The Final Girls, for the most part, lands on the good side of the spectrum. Max, loses her mother in a car accident and 3 years to the day, is invited to a screening of her late mother's most famous film, a cheesy 80's horror flick called Camp Blood. During the screening the theatre catches fire, so Max and her friends have to escape and cut right through the theatre screen. Next thing they know, they're in the movie. The exact same movie her mother appears in, which now gives Max a second opportunity to be with her mother, only if she survives the deranged killer roaming the woods.
The film has a great opportunity to capitalize on a lot of horror clichés, much like the way The Cabin in the Woods did brilliantly. One character in particular, a Randy Meeks of horror films, is the perfect opportunity to connect the film characters with the viewer at home. What would Randy do if he were literally transported into the film Scream? This was an interesting approach that I hoped the filmmakers would take. They don't. They kind of walk the line, but they are pretty inconsistent with things.
Being in the horror film and knowing how it ends is perfect fodder for comedy gold. The film did make me laugh, many times, but I wanted to laughs to be really enjoyable. Instead I chuckled a lot throughout the film. Instead of being a comedy, the film has a surprising amount of drama thrown in. Max has an opportunity to reunite with her mother, only the person in the movie isn't her mother, she's the character her mother plays in the film. Again, great set ups for comedy gold, yet we get mild humour. I little disappointing on that end, but still enough comedy in the film to make me smile.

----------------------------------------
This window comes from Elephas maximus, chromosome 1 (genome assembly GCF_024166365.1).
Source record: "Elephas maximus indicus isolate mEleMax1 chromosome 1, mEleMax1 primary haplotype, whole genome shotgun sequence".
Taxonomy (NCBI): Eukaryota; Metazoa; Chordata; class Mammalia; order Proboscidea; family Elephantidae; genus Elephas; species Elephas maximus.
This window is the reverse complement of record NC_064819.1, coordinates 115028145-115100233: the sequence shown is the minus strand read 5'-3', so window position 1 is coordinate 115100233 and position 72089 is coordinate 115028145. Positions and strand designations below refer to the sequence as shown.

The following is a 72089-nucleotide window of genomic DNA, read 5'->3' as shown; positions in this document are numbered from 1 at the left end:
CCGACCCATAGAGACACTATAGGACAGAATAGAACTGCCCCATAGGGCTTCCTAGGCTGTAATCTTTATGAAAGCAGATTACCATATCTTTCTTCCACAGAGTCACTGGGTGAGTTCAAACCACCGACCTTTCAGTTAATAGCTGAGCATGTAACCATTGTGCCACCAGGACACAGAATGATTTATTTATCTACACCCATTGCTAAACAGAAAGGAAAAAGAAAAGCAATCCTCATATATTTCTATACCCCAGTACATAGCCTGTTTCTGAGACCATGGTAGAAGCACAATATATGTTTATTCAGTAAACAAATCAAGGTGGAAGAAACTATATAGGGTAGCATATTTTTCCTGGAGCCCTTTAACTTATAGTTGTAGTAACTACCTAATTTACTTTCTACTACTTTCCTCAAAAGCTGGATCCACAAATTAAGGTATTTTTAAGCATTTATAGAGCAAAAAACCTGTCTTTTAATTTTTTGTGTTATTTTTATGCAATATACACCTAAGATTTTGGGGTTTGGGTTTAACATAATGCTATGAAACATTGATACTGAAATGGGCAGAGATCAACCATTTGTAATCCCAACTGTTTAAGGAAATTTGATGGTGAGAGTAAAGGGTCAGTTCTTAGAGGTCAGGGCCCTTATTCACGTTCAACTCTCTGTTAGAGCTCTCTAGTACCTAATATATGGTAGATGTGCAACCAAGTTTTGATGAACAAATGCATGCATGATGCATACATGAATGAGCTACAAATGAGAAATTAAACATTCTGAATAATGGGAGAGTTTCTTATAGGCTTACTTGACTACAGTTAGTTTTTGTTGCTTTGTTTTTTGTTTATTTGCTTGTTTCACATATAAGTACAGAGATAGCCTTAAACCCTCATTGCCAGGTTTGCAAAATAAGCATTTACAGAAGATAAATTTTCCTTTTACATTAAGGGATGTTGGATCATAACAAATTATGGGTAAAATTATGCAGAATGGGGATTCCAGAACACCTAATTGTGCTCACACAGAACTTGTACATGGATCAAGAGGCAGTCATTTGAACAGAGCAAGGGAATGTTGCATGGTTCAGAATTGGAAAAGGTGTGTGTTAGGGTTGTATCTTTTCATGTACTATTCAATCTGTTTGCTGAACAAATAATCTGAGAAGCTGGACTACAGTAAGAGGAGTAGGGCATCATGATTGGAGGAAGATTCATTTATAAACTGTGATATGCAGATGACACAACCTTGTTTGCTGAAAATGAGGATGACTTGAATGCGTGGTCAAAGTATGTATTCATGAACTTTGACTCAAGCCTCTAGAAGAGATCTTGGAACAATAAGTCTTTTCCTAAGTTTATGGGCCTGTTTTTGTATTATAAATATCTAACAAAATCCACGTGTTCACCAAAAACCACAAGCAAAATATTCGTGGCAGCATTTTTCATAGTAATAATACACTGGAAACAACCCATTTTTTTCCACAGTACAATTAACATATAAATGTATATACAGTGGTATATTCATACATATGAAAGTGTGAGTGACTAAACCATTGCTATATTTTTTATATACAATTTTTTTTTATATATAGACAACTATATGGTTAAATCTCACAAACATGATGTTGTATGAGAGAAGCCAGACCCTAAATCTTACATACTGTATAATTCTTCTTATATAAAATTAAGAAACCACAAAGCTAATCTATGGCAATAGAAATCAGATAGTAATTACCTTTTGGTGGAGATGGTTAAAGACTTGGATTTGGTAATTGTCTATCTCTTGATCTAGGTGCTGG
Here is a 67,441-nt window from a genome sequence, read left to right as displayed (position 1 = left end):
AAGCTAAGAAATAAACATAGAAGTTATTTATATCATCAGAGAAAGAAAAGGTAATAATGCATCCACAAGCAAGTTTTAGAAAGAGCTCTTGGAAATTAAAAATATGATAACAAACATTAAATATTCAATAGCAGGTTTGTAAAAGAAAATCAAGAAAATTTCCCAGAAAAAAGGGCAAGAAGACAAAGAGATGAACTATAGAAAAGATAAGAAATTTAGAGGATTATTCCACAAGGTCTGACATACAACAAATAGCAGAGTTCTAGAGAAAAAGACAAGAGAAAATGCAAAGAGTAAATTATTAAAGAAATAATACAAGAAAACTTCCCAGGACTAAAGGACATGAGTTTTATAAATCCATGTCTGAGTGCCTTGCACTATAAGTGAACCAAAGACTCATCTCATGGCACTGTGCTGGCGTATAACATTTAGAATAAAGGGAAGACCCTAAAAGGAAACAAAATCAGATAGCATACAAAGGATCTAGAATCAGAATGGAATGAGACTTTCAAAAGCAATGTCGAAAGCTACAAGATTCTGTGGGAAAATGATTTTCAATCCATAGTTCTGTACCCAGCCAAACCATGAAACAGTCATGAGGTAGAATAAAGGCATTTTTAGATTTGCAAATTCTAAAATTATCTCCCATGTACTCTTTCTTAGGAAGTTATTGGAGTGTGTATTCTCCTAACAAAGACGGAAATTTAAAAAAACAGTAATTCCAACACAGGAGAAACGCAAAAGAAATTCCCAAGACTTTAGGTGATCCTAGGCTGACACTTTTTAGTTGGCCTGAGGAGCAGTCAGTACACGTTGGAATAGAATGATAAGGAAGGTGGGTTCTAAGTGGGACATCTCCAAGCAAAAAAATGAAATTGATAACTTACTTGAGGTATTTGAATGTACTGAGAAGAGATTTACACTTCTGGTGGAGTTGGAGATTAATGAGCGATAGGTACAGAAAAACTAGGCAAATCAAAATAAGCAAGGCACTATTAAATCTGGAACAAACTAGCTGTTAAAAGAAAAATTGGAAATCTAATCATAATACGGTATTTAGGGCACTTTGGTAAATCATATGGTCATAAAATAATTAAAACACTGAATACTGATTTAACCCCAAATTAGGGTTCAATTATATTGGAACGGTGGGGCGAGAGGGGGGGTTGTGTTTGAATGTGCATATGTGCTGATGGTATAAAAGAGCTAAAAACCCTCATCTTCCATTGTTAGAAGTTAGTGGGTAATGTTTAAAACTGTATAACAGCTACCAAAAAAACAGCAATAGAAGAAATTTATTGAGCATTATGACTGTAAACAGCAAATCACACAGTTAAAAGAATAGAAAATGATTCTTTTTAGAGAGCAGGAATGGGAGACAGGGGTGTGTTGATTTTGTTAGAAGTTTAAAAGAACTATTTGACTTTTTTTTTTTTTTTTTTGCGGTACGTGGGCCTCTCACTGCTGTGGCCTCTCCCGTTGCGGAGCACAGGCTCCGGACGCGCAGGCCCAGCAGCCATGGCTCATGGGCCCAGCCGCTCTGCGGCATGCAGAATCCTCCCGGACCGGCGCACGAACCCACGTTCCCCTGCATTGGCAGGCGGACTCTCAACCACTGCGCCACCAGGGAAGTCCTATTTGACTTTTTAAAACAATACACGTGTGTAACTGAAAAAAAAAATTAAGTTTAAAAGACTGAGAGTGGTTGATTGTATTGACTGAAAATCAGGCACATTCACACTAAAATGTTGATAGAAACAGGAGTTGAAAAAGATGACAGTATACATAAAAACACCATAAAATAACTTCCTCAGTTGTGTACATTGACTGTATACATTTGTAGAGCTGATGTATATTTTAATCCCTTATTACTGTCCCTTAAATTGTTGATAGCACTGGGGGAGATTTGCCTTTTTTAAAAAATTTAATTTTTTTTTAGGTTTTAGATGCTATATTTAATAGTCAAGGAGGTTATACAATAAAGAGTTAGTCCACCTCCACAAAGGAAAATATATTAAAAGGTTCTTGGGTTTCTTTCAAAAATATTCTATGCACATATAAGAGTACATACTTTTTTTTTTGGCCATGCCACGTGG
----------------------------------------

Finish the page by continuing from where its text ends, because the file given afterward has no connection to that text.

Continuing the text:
The filmmakers throw some interesting aspects of the genre at the viewers and the characters. The characters can actually hear the "ch ch ch cha cha cha" that accompanies a nearby victim or a flashback that transports the character even further back in time. Title cards that they can interact with, a specific time line of events to unfold. Every 92 minutes, things start over again because that is the length of the film. These things are clever and make for a unique viewing experience.
One of the biggest problems with the film is that it doesn't go far enough with the material. It's held back by the rating. The film features very little gore and no nudity. These things are staples of the horror genre, especially the 80's slasher films that the film is parodying. If the film has embraced these things and given us an R rated comedy, then it would have been a lot better. It felt restrained in a sense.
Not a wasted opportunity, not at all. The film is good and those who enjoy these types of movies will surely have a good time. I just think the possibilities could have been so much more. They had a great idea and didn't try and take it any further beyond that. This film easily, could have been one of my favourites of the year, instead it settles for being just a good movie.
If you ever sat down and thought to yourself, Pleasantville as a horror film would be brilliant. This film is for you.